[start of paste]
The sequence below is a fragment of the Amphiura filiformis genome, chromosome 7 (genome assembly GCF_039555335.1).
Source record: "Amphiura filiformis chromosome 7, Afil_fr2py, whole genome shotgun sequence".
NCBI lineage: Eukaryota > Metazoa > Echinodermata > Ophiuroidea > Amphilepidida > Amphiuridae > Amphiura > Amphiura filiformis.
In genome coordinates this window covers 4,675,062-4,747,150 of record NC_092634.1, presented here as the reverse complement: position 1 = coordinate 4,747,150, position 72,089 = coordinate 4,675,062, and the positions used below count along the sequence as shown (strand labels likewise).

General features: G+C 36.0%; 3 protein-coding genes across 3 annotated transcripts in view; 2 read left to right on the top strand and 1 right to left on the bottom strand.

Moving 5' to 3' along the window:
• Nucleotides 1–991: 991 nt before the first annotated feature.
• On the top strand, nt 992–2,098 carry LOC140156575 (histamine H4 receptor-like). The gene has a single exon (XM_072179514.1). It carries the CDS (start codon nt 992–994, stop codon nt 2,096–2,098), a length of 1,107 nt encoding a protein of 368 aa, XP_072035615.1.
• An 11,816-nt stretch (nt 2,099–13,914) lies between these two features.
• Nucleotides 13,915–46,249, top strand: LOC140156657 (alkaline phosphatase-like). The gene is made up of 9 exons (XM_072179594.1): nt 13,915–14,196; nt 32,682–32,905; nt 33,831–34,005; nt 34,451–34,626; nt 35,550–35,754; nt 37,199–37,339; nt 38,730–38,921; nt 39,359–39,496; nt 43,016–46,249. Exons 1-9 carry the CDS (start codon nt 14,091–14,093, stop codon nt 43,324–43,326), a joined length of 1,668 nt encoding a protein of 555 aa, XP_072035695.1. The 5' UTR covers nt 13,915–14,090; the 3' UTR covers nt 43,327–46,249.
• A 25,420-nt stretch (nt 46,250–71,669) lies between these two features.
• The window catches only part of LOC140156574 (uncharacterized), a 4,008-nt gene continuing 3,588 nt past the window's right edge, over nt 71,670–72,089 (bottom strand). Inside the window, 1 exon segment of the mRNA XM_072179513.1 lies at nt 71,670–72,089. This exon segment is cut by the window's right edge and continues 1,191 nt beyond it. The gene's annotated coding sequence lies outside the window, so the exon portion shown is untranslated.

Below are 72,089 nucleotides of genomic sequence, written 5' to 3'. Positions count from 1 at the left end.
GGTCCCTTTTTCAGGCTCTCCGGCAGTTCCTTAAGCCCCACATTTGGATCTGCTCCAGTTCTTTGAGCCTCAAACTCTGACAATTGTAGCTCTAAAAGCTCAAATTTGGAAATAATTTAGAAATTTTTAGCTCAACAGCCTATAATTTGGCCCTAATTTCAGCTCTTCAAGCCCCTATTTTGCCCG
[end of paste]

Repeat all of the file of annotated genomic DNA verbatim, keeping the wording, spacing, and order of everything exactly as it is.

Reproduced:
The sequence below is a fragment of the Amphiura filiformis genome, chromosome 7 (genome assembly GCF_039555335.1).
Source record: "Amphiura filiformis chromosome 7, Afil_fr2py, whole genome shotgun sequence".
NCBI lineage: Eukaryota > Metazoa > Echinodermata > Ophiuroidea > Amphilepidida > Amphiuridae > Amphiura > Amphiura filiformis.
In genome coordinates this window covers 4,675,062-4,747,150 of record NC_092634.1, presented here as the reverse complement: position 1 = coordinate 4,747,150, position 72,089 = coordinate 4,675,062, and the positions used below count along the sequence as shown (strand labels likewise).

General features: G+C 36.0%; 3 protein-coding genes across 3 annotated transcripts in view; 2 read left to right on the top strand and 1 right to left on the bottom strand.

Moving 5' to 3' along the window:
• Nucleotides 1–991: 991 nt before the first annotated feature.
• On the top strand, nt 992–2,098 carry LOC140156575 (histamine H4 receptor-like). The gene has a single exon (XM_072179514.1). It carries the CDS (start codon nt 992–994, stop codon nt 2,096–2,098), a length of 1,107 nt encoding a protein of 368 aa, XP_072035615.1.
• An 11,816-nt stretch (nt 2,099–13,914) lies between these two features.
• Nucleotides 13,915–46,249, top strand: LOC140156657 (alkaline phosphatase-like). The gene is made up of 9 exons (XM_072179594.1): nt 13,915–14,196; nt 32,682–32,905; nt 33,831–34,005; nt 34,451–34,626; nt 35,550–35,754; nt 37,199–37,339; nt 38,730–38,921; nt 39,359–39,496; nt 43,016–46,249. Exons 1-9 carry the CDS (start codon nt 14,091–14,093, stop codon nt 43,324–43,326), a joined length of 1,668 nt encoding a protein of 555 aa, XP_072035695.1. The 5' UTR covers nt 13,915–14,090; the 3' UTR covers nt 43,327–46,249.
• A 25,420-nt stretch (nt 46,250–71,669) lies between these two features.
• The window catches only part of LOC140156574 (uncharacterized), a 4,008-nt gene continuing 3,588 nt past the window's right edge, over nt 71,670–72,089 (bottom strand). Inside the window, 1 exon segment of the mRNA XM_072179513.1 lies at nt 71,670–72,089. This exon segment is cut by the window's right edge and continues 1,191 nt beyond it. The gene's annotated coding sequence lies outside the window, so the exon portion shown is untranslated.

Below are 72,089 nucleotides of genomic sequence, written 5' to 3'. Positions count from 1 at the left end.
GGTCCCTTTTTCAGGCTCTCCGGCAGTTCCTTAAGCCCCACATTTGGATCTGCTCCAGTTCTTTGAGCCTCAAACTCTGACAATTGTAGCTCTAAAAGCTCAAATTTGGAAATAATTTAGAAATTTTTAGCTCAACAGCCTATAATTTGGCCCTAATTTCAGCTCTTCAAGCCCCTATTTTGCCCG